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Meccan Trade and the Rise of Islam

3.92  ·  Rating Details ·  37 Ratings  ·  6 Reviews
"Meccan Trade and the Rise of Islam is an extremely controversial but effectively argued and extensively documented work. The author presents a radical challenge to a number of standard assertions about the socio-economic milieu in which Islam arose." -R. Stephen Humphreys, University of Wisconsin, Madison Patricia Crone reassesses one of the most widely accepted dogmas in ...more
Hardcover, 312 pages
Published July 20th 2004 by Gorgias Press (first published March 1st 1986)
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Tariq Mahmood
May 04, 2014 Tariq Mahmood rated it liked it
Patricia sets the pace of the book, right from the very start with a simple logical assumption.

What commodities enabled the inhabitants of so unpromising a site (Mecca) to engage in commerce in such a large scale?

Bred in Muslim tradition the question was like a lightening strike for me. Could the Muslim story be all an elaborate propaganda, or is it exactly as described by the mainly Muslim historians over the centuries? I shall never know for sure, but this study has helped keep the logical p
...more
Edith
Jun 02, 2016 Edith rated it liked it
Shelves: history
Crone's argument boils down to:
1) Meccan trade was at most a local business by 600 AD, rather than supplying goods to empires. Furthermore the goods traded were probably leather and cheap items rather than light, expensive luxury items (spices, incense, or perfume) that would have made overland transportation worth the cost. Rather, maritime trade made more sense in terms of cost.
2) Mecca was unlikely the site of pre-Islamic pilgrimage fairs.
3) In any case it's unlikely that the Quraysh would h
...more
Zacharygs
Aug 15, 2014 Zacharygs rated it liked it
I know almost nothing of Muslim historiography, and in this sense the book was enlightening (if overly pre-occupied with random spice lists). The general approach to Religious phenomena wasn't as helpful as i would have expected; it seems principally an attempt to introduce the hermeneutic of suspicion and historical-critical readings into the use of Muslim source material to question whether or not Mecca really occupied a central node in a vast trading empire. Worth reading, but I doubt I'll ...more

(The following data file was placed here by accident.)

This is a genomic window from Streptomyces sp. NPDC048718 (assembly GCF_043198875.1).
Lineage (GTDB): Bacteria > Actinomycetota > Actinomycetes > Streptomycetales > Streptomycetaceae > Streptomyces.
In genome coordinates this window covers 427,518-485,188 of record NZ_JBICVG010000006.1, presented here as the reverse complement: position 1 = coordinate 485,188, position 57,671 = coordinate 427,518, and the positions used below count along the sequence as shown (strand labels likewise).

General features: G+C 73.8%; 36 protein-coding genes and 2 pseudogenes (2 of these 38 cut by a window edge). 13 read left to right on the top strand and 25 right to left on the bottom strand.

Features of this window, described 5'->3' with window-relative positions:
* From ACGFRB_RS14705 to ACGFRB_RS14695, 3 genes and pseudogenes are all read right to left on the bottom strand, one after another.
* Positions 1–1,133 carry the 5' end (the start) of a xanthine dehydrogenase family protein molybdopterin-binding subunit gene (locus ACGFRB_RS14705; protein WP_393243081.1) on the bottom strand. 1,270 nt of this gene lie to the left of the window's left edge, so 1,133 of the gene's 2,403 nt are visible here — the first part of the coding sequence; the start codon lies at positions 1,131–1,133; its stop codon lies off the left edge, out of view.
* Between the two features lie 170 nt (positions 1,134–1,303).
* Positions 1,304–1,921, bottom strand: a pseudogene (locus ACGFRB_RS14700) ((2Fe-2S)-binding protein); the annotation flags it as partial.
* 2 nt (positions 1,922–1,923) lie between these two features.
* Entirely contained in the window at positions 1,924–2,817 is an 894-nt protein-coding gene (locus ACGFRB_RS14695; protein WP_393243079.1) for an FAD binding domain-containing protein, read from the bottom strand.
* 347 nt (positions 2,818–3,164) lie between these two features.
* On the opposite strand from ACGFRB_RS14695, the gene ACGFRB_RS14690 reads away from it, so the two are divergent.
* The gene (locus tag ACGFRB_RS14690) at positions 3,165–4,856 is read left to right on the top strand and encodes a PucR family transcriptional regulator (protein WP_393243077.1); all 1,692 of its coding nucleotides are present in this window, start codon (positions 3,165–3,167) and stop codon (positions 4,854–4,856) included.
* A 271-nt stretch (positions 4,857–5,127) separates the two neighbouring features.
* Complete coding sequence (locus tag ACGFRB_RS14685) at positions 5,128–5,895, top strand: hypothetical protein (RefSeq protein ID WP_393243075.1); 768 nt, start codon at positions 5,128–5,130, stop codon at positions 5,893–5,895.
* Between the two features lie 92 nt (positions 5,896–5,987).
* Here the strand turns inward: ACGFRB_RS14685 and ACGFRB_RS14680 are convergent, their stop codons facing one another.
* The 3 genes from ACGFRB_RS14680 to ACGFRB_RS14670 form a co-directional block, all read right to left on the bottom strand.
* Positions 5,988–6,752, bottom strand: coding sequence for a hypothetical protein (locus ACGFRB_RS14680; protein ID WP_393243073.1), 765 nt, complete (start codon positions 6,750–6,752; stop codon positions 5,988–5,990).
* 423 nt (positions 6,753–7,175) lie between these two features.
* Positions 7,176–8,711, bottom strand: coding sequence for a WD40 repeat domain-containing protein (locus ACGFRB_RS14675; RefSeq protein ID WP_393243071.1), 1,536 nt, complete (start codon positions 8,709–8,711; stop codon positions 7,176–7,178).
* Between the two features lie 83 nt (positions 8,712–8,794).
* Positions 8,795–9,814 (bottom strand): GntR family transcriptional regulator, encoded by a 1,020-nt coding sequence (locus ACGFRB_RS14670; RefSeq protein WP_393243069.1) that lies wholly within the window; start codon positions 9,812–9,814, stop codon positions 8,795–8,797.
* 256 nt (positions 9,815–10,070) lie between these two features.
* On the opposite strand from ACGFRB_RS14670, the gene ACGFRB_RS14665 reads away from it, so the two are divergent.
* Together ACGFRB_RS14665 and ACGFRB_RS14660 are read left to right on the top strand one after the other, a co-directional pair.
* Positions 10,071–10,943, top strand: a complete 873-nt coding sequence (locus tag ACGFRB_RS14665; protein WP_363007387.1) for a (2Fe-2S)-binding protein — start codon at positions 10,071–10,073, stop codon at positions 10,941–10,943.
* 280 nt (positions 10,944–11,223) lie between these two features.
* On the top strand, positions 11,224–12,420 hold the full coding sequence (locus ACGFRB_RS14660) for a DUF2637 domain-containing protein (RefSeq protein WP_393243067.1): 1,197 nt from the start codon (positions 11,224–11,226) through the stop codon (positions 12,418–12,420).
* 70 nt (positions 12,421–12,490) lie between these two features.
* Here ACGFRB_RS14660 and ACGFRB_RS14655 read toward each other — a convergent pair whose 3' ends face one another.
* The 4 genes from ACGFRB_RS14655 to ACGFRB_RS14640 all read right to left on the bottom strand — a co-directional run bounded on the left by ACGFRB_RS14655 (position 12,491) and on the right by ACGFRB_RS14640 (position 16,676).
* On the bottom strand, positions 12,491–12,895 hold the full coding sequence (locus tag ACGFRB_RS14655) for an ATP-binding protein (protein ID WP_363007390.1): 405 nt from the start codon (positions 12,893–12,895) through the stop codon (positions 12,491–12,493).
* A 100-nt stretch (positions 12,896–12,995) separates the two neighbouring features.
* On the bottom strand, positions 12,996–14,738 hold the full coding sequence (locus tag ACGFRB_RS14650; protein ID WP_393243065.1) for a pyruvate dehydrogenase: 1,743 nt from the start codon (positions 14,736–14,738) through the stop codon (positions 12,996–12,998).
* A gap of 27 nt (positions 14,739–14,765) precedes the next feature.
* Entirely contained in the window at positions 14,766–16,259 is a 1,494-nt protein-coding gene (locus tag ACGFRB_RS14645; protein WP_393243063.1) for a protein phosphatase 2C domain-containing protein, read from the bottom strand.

Hanno AlSunbul
I enjoyed reading this book! even though Crone adopted lots of fallacies, and she didn't give the references to back some sensitive claims (if you ever noticed) which made her miss the objectivity of research, I read a critical translation of her work and what I found out is that she was so subjective and turns out to make a hypothesis then consider it as a fact thereinafter, she's brilliant at making the reader confused, she is so smart ;)
Dmcconkey
Excellent Book

Well researched and well thought out. Raises a lot of questions and pokes even more holes in traditional understandings of the beginning of Islam. Only problem with the digital version is many formatting and spell problems. Still an outstanding study, well worth the time spent studying.
Colin
Jan 29, 2013 Colin rated it really liked it
An excellent read that challenges the historicity of the Arab trade and also the location and importance of Mecca. Certainly a book that forces the reader to look outside of the orthodox established origin narrative.
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